We have to talk about these hills...

We have to talk about these hills...

Heard at the water stop on March 19th, 2022:

Anonymous: "I was reading on the internet that the Boston Marathon and is the hardest marathon in the world. It's impossible to run it fast."

Coach Dan: "Shalane Flanagan ran the fastest marathon of her life up to that point in Boston 2014 [2:22:02]. It's not an easy course but, if run well, it's not necessarily a slow course."

Anonymous: "No, no, it's true. Chicago is the fastest."

Coach Dan: "Yes, Chicago is often faster but Boston doesn't have to be slow."

Hello, this is Coach Dan. I'm writing to battle the trove of misinformation being passed around on the internet right now. I'm not sure what is driving it this year but it seems heavier than normal. I talked to a Bostonian recently who told me that they ran a low 4 hour marathon in the fall of 2021 and they hope to finish Boston 2022 by the cut off of 6:00 hours. When I asked why, the response: "because of the hills." Yes, the hills are famous, even infamous. We named our brand after one, but it's Newton, not Nepal. We don't look North from the South End and see the Hancock to our right and the eastern Rockies flanking us 6 miles to the left. (Those aren't a thing by the way, I made up the eastern Rockies.) I can confirm - THERE ARE HILLS IN NEWTON (4 to be exact, one over the highway and three after the firehouse). However, all 4 hills are barely a half mile in length (the first one is a hair more than a half mile) and only about 4.0 incline on treadmill. Let's do some quick math: 4 hills x .5 miles x 4.0 "incline" = less than 2 hard miles (with breaks from the "incline") in total of 26.2 miles. That's less than 7.8% of this marathon and they are broken up into FOUR HILLS. Continuing on with this silly math experiment, each hill is less than 1.9% of the marathon.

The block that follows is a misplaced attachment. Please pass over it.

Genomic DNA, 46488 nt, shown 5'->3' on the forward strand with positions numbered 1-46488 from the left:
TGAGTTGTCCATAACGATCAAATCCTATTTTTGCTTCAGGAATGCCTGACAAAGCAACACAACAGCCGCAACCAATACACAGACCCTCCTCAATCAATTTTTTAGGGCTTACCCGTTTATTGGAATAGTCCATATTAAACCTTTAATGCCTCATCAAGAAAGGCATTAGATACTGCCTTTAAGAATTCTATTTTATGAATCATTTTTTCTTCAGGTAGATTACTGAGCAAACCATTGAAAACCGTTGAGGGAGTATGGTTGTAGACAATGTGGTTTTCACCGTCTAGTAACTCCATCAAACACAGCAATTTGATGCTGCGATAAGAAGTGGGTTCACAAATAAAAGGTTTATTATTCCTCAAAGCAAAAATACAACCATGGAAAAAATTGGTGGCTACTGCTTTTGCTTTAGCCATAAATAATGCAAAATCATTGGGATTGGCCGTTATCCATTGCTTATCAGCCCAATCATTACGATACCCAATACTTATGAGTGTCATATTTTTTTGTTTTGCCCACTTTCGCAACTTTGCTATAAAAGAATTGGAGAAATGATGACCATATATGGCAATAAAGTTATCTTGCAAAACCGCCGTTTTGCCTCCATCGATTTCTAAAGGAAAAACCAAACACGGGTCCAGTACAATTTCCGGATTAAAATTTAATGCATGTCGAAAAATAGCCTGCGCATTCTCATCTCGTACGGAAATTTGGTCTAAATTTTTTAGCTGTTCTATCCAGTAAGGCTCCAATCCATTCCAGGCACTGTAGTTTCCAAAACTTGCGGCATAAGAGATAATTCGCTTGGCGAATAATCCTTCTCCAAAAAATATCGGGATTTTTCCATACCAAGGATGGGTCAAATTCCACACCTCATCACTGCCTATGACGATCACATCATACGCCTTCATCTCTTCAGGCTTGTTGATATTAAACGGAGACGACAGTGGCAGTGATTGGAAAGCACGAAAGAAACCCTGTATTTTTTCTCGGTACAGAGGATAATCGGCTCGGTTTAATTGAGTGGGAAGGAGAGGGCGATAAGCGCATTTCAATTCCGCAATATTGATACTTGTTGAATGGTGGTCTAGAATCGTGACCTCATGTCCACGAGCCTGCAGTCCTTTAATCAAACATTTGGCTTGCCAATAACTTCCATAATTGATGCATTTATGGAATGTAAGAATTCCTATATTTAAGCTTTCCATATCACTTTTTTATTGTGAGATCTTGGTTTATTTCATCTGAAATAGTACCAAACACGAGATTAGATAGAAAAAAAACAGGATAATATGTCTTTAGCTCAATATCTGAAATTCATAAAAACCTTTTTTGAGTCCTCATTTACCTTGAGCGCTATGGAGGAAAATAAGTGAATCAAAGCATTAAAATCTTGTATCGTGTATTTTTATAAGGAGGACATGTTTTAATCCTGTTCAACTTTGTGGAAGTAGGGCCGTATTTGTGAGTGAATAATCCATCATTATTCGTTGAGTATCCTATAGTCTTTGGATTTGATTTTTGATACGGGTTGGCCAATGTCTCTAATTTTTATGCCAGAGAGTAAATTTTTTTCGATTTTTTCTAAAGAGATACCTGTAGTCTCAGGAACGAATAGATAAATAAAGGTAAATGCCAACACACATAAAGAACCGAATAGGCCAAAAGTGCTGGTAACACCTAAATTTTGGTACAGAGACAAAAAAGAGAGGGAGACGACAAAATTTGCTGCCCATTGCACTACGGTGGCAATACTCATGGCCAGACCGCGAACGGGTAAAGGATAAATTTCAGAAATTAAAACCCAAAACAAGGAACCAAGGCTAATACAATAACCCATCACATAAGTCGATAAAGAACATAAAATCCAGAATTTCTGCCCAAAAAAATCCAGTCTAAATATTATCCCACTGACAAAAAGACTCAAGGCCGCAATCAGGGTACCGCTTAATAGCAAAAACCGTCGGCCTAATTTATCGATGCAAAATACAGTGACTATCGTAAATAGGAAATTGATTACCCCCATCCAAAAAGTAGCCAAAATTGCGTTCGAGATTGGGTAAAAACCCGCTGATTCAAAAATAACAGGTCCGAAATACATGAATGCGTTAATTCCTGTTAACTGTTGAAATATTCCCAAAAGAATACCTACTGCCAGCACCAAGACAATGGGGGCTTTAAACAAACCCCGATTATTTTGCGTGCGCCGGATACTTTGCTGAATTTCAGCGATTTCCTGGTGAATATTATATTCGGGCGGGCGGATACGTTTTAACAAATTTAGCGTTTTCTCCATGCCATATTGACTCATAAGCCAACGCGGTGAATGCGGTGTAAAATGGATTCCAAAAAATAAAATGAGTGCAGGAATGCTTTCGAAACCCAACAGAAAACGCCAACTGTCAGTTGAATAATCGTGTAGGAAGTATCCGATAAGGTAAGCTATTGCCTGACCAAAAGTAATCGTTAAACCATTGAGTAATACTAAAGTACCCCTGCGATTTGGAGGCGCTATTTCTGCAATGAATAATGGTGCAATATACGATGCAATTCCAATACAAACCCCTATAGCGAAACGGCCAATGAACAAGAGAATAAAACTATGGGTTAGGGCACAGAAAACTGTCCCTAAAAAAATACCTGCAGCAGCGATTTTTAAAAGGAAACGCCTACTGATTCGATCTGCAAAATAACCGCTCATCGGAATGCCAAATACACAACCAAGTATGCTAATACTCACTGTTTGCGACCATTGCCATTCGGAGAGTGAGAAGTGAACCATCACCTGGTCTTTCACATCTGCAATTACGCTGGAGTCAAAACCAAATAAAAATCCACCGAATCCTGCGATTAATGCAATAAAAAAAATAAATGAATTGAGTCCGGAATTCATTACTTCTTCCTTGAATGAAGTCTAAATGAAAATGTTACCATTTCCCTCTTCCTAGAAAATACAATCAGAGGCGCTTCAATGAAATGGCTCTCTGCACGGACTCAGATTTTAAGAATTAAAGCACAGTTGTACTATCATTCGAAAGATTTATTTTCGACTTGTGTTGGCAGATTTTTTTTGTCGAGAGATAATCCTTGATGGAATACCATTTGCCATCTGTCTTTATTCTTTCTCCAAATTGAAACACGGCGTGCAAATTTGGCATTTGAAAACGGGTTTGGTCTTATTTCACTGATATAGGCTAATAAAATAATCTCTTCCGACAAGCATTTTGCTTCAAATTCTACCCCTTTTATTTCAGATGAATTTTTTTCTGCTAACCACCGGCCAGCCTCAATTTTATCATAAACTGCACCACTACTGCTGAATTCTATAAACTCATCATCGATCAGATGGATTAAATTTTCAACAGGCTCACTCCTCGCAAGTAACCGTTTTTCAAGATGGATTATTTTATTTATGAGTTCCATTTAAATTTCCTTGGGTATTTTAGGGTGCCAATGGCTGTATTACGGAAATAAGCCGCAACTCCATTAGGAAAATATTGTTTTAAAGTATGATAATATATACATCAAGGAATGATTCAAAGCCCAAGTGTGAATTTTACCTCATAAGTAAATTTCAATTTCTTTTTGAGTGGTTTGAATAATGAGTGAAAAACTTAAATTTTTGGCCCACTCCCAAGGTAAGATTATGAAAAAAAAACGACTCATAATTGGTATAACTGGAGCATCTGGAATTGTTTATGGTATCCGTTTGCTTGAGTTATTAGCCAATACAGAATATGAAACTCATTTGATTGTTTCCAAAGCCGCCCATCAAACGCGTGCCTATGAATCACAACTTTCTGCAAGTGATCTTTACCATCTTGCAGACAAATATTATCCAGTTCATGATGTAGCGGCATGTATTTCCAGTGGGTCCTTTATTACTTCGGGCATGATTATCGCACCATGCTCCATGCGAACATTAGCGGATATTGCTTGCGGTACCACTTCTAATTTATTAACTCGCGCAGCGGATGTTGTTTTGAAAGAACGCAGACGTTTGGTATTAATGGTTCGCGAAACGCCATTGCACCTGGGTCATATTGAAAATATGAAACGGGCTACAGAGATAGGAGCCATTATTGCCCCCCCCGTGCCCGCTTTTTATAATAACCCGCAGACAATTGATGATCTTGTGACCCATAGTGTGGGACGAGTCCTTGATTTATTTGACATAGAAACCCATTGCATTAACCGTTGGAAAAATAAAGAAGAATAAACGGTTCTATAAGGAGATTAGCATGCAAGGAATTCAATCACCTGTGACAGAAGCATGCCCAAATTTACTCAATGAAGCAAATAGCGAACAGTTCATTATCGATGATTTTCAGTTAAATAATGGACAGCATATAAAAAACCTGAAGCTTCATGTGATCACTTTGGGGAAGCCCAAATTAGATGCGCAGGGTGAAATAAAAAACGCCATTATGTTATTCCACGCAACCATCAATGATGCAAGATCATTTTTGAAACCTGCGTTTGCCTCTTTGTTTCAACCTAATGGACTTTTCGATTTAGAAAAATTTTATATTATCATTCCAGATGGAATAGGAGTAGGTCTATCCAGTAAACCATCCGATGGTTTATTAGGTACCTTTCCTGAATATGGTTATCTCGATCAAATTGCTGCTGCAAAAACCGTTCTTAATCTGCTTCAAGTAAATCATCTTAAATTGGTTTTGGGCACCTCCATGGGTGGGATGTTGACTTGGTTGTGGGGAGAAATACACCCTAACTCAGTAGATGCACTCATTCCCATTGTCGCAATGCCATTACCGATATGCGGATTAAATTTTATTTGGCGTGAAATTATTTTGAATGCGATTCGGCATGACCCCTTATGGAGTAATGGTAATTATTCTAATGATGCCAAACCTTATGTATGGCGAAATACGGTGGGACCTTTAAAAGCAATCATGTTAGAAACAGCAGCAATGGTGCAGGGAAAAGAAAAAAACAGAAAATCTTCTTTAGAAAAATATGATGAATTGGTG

In the lead-up to the Boston Marathon there's a lot of time to google things and worry. I always talk about marathon race day (Boston or any other) as a the sum of all of the training you do in the lead-up. The same is true of Boston Marathon race day - your time is the sum of your ability to execute at EVERY section of the course (not just the hills).

The story of Heartbreak Hill dates back to 1936 when Ellison "Tarzan" Brown took off hard out of the gates burying defending champ, Jonny Kelly, for the early stages of the race. Legend has it that Jonny caught Ellison in the hills of Newton and gave him a little tap on the bum a "good effort but I'll take it from here, kid" type of gesture. It lit a fire for Ellison who regrouped, caught him on the final hill and held on for the win. The Boston Globe's Jerry Nason wrote that Ellison "broke Kelly's heart" with that pass on the hill and the rest is history. It's a great story, an epic battle, one of many that have occurred between Hopkinton and Boston.

Don't get me wrong, the Boston Marathon hurts. It IS a hard marathon. It breaks many. It can be an epic disaster if you don't execute a solid race plan. The downhills may help you boost your pace but if run carelessly, they can trash your legs too. It's critical to know how to run downhill well, to get in rhythm when it's flat, to stay focused, stay strong, back off slightly and relax in the hills. Gently accelerate in the last 5-10% of each hill to help you get into rhythm when it flattens out between each one. You're going to feel like junk coming down past Boston College and, your legs will come back to you by Cleveland Circle.

My larger point is only this - don't count yourself out before the start. The race will challenge your soul. It will require everything you have. But, you train for this for a very long time - you will be ready to meet the demands of this course when it's your turn.

Expect the best of yourself on race day.

Train hard & run smart.

You will finish strong.

Legends are meant to be challenged.

(Elevation profile of the course.)